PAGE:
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Art, Life and Laurie Anderson.

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Think of a quote that discusses the relationship between art and life. Have you got one? The one that almost always comes to my mind belongs to Oscar Wilde, the Irish poet, novelist, dramatist and critic — ” Life imitates art far more than art imitates life.” Wilde also encouraged our artistic selves in this manner, “one should either be a work of art, or wear a work of art.” But two quotes which really speak to me about the relationship between art and life belong to Pablo Picasso and John Dewey respectively…

“Art washes from the soul the dust of everyday life.”

“Art has been the means of keeping alive the sense of purposes that outrun evidence and of meanings that transcend indurated habit.”

If you are looking for an artist whose life is a work of art, whose art cleanses our souls, keeping alive our sense of purpose and meaning, then you don’t need to go much further than Laurie Anderson. As the Rolling Stone puts it,“Laurie Anderson is a singer-songwriter of crushing poignance – a minimalist painter of melancholy moods who addresses universal themes in the vernacular of the commonplace.” Wow. Anderson’s music is evocative and provocative, lyrically seductive in the ways it speaks to your emotions but there is also something deeply physical about her music and I am reminded about how sound is so central to our consciousness, how rhythm and beats imitate the beating of our heart and the movements of our pulse. This is how music, as a form of art and performance, connects human beings with each other.

Laurie Anderson is also a creative pioneer. Visual artist, composer, poet, photographer, filmmaker, electronics whiz, vocalist, and instrumentalist, she is known as a visionary in the use of technology in the arts, bringing to the arts to the most unfamiliar (you’d think) of places – NASA (their first and only artist in residence), Applied Minds to create an artwork to be displayed at the Guggenheim in New York this winter, and various prestigious cultural events, composing the music for the opening ceremony of the Olympics in Athens in 2004 and the World Expo in Aichi, Japan in 2005, as well as the acclaimed multimedia project O Zlozony/O Composite for the Paris Opera Ballet.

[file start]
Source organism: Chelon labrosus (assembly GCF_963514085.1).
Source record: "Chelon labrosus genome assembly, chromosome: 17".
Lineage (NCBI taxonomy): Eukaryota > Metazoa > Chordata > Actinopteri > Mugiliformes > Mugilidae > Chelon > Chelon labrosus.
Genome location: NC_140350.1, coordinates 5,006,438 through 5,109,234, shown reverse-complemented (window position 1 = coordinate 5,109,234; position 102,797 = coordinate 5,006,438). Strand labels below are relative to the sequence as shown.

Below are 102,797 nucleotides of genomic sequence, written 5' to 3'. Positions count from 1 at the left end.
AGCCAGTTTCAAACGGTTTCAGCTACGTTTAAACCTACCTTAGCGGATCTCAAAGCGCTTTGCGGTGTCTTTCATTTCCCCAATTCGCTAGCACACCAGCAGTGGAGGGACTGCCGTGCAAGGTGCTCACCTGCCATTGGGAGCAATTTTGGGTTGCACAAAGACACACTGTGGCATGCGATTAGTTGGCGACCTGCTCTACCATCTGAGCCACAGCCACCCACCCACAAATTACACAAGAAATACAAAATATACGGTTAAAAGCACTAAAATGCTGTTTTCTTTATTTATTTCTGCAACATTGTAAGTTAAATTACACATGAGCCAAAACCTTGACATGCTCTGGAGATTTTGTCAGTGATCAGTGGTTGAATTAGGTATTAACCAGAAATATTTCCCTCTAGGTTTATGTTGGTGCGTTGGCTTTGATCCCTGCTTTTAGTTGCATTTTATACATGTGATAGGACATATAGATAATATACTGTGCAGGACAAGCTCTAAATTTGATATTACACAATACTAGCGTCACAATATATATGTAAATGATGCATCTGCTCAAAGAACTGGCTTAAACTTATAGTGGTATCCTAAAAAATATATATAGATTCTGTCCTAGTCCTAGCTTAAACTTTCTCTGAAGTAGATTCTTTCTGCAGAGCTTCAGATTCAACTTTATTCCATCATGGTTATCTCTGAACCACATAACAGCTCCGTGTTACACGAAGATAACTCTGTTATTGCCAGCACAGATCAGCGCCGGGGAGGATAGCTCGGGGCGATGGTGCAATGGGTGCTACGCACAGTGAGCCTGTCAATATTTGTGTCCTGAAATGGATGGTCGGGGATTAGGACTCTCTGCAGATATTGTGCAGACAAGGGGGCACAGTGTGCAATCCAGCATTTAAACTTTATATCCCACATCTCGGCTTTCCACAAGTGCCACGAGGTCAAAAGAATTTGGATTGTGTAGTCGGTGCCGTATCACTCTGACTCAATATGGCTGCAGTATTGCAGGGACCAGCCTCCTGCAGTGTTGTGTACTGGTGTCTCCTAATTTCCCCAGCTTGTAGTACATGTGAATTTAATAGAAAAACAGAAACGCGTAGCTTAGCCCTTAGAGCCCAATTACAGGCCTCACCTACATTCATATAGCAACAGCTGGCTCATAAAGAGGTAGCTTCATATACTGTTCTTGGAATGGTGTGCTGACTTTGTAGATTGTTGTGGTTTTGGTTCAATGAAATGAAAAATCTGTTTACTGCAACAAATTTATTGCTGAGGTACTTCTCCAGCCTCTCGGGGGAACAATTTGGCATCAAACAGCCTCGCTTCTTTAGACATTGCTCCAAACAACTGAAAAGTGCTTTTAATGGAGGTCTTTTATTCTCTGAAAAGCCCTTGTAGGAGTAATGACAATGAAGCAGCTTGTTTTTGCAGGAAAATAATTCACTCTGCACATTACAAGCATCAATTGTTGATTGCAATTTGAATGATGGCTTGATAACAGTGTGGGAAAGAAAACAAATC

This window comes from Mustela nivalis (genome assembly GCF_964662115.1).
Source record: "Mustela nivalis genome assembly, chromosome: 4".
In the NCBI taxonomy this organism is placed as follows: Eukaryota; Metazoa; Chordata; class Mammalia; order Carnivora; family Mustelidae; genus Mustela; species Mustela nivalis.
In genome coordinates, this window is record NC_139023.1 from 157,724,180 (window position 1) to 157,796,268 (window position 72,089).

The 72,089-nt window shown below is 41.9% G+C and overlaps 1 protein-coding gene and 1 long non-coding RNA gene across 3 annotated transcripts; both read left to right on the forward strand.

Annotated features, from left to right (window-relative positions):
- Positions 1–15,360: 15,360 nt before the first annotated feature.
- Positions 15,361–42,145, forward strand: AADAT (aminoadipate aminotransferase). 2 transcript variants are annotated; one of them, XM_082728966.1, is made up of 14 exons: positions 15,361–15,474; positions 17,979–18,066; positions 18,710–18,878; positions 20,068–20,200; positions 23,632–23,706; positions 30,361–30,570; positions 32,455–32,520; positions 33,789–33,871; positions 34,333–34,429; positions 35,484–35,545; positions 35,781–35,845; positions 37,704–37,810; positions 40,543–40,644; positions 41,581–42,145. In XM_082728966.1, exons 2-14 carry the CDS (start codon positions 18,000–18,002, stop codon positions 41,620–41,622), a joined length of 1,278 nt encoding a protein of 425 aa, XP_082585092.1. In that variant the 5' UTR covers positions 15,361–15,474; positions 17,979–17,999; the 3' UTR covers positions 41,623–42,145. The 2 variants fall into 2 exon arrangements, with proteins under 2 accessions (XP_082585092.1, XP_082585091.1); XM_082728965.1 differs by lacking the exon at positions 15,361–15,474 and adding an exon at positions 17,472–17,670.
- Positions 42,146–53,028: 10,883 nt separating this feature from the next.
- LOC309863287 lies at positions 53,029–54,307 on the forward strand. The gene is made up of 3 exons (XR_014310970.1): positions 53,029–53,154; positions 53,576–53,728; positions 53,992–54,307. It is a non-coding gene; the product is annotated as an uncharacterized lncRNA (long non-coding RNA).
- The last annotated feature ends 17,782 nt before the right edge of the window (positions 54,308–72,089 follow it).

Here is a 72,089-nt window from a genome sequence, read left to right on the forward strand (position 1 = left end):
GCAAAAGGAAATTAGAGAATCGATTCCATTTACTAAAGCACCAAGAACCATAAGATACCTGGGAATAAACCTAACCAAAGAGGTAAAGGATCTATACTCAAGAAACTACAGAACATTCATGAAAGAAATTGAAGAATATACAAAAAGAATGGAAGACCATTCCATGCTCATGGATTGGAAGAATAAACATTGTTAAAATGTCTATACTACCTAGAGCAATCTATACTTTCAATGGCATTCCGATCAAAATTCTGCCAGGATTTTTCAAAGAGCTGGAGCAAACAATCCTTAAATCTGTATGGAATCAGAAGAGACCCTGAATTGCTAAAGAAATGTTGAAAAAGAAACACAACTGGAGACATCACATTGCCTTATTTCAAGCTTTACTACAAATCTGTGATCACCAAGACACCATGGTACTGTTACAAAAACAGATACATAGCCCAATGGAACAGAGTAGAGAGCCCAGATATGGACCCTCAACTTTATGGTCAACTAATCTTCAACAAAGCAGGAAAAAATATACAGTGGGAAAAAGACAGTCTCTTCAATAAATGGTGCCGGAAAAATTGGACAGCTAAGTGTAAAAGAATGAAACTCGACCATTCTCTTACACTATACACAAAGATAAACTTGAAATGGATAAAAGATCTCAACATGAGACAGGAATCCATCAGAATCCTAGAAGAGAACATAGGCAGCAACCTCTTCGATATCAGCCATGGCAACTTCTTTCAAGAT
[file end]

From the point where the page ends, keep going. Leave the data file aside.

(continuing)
Anderson’s first performance-art piece was a symphony played on car horns in 1969. She has also played violin while wearing ice skates with blades frozen in ice. Yet many of her early performances and pieces remain on limited release or through private compilations. Moving in a group of some of the most avant-garde performers of the 1970s and 1980s, Anderson continued to build her craft, collaborating on film scores and productions as well as art installations, composing albums and taking singing lessons. In 1991 she appeared inThe Human Face a feature arts documentary directed by artist-filmmakers Nichola Bruce and Michael Coulson for BBC TV. Anderson was the presenter in this documentary on the history of the face in art and science. Her face was transformed using latex masks and digital special effects as she introduced ideas about the relationship between physiognomy and perception.

In case that was not enough, Anderson has also complete spoken word albums, audiobooks and written a supplemental article on the cultural character of New York City for the Encyclopædia Britannica and created a number of multimedia presentations, always exploring the effects of technology on human relationships and communication. One of my favorite pieces features Anderson and Lou Reed, entitled ‘Lost art of conversation’, a duet of vocals and guitar. Click here for a glimpse – it is wonderful!

In 2007, Anderson was awarded the 2007 Gish Prize for her “outstanding contribution to the beauty of the world and to humankind’s enjoyment and understanding of life.” Art and Life, indeed.

Laurie Anderson will be performing from 7pm on June 6th at the Lincoln Center. Tickets are $20 adults and $15 students/seniors (60+), available from the Lincoln Center Box Office by calling 970-221-6730, visiting them at 417 West Magnolia Street or going online to LCTIX.

See you there!

With thanks to Denis Collette…!!! for his beautiful river and jimdavidson for his image from the Baltimore Visionary Museum.

Kirsten Broadfoot